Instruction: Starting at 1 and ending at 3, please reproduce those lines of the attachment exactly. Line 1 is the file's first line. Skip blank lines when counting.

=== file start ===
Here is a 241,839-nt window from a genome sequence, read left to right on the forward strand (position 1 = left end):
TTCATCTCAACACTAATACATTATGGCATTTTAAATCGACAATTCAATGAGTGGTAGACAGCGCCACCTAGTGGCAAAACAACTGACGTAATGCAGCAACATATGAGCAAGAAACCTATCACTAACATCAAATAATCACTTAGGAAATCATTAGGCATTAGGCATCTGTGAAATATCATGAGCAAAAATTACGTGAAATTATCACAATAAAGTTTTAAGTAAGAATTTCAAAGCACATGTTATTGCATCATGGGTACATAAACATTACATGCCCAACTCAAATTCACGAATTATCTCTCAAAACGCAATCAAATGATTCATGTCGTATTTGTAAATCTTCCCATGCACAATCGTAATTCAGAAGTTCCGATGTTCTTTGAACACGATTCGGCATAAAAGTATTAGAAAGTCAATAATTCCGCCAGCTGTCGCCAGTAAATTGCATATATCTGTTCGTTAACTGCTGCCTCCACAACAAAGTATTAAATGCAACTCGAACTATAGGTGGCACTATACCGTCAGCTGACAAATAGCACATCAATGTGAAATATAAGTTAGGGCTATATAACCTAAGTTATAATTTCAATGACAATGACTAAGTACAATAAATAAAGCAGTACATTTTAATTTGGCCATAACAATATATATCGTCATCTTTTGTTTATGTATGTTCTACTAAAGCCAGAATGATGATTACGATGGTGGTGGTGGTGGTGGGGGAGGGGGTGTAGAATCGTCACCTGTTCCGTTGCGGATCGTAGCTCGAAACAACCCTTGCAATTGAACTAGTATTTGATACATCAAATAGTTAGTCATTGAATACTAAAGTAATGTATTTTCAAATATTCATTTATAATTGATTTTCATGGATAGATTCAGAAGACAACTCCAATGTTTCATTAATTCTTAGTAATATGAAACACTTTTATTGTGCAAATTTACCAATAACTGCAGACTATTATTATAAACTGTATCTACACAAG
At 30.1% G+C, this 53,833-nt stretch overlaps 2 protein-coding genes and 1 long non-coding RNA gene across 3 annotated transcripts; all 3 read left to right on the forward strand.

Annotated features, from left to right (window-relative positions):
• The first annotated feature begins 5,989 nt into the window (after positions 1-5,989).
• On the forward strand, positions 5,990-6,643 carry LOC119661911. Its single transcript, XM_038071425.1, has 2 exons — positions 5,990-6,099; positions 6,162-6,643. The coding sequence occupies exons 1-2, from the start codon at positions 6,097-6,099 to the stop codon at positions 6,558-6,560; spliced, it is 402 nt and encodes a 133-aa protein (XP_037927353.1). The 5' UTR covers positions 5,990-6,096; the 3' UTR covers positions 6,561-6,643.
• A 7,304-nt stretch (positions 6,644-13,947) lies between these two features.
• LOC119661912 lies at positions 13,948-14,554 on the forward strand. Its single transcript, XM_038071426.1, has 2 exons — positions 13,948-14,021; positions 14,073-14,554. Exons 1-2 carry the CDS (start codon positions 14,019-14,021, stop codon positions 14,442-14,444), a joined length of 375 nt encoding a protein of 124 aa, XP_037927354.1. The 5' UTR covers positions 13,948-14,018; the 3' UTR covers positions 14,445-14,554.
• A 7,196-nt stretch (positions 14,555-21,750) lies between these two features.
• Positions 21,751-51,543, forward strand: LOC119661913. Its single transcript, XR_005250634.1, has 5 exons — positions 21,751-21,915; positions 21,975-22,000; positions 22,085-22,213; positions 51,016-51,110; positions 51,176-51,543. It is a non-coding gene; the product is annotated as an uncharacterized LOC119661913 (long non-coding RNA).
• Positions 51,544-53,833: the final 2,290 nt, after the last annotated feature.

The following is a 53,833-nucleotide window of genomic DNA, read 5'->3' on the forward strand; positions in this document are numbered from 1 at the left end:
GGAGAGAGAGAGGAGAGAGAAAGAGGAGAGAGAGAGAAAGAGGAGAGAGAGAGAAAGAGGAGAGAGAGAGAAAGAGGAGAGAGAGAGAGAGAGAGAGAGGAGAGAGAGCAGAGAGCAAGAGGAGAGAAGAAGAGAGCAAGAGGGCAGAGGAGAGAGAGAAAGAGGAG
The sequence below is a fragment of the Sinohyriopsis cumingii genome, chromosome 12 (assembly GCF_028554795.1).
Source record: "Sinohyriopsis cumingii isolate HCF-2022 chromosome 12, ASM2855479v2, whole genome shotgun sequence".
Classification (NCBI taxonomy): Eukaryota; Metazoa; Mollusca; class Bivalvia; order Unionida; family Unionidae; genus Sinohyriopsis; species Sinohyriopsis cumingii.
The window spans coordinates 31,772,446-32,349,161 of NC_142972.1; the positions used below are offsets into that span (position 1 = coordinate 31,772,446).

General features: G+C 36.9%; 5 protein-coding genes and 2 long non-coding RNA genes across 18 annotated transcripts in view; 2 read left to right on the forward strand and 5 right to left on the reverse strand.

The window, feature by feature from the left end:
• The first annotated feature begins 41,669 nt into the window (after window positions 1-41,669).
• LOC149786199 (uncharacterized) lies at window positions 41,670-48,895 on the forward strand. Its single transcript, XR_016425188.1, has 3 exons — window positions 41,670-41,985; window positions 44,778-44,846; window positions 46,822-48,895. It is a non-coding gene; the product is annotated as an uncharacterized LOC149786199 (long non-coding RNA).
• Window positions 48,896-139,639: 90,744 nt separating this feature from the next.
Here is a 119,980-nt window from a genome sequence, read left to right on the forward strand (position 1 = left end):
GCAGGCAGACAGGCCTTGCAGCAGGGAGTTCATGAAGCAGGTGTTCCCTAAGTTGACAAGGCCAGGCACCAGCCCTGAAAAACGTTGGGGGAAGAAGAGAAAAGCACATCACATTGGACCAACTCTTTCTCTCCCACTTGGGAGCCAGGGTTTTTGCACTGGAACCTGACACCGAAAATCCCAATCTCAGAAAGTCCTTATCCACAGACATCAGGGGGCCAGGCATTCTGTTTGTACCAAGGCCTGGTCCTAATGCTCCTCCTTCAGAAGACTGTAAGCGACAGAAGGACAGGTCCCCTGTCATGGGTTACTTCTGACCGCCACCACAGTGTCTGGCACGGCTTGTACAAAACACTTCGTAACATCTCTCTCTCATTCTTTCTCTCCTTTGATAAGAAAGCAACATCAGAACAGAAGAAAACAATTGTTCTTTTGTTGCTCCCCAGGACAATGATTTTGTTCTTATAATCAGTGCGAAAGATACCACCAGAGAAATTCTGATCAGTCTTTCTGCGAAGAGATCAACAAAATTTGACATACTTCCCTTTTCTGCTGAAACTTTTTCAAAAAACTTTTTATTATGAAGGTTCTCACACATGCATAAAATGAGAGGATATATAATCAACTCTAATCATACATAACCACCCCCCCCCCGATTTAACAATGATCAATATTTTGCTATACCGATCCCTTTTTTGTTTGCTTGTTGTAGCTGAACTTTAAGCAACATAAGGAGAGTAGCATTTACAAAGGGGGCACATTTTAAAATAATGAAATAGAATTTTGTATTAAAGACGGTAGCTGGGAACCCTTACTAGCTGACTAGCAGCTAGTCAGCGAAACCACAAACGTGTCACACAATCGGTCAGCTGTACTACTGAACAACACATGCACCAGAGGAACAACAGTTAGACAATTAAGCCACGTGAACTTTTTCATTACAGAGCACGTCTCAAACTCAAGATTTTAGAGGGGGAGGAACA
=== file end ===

Here is a 241,839-nt window from a genome sequence, read left to right on the forward strand (position 1 = left end):
TTCATCTCAACACTAATACATTATGGCATTTTAAATCGACAATTCAATGAGTGGTAGACAGCGCCACCTAGTGGCAAAACAACTGACGTAATGCAGCAACATATGAGCAAGAAACCTATCACTAACATCAAATAATCACTTAGGAAATCATTAGGCATTAGGCATCTGTGAAATATCATGAGCAAAAATTACGTGAAATTATCACAATAAAGTTTTAAGTAAGAATTTCAAAGCACATGTTATTGCATCATGGGTACATAAACATTACATGCCCAACTCAAATTCACGAATTATCTCTCAAAACGCAATCAAATGATTCATGTCGTATTTGTAAATCTTCCCATGCACAATCGTAATTCAGAAGTTCCGATGTTCTTTGAACACGATTCGGCATAAAAGTATTAGAAAGTCAATAATTCCGCCAGCTGTCGCCAGTAAATTGCATATATCTGTTCGTTAACTGCTGCCTCCACAACAAAGTATTAAATGCAACTCGAACTATAGGTGGCACTATACCGTCAGCTGACAAATAGCACATCAATGTGAAATATAAGTTAGGGCTATATAACCTAAGTTATAATTTCAATGACAATGACTAAGTACAATAAATAAAGCAGTACATTTTAATTTGGCCATAACAATATATATCGTCATCTTTTGTTTATGTATGTTCTACTAAAGCCAGAATGATGATTACGATGGTGGTGGTGGTGGTGGGGGAGGGGGTGTAGAATCGTCACCTGTTCCGTTGCGGATCGTAGCTCGAAACAACCCTTGCAATTGAACTAGTATTTGATACATCAAATAGTTAGTCATTGAATACTAAAGTAATGTATTTTCAAATATTCATTTATAATTGATTTTCATGGATAGATTCAGAAGACAACTCCAATGTTTCATTAATTCTTAGTAATATGAAACACTTTTATTGTGCAAATTTACCAATAACTGCAGACTATTATTATAAACTGTATCTACACAAG
At 30.1% G+C, this 53,833-nt stretch overlaps 2 protein-coding genes and 1 long non-coding RNA gene across 3 annotated transcripts; all 3 read left to right on the forward strand.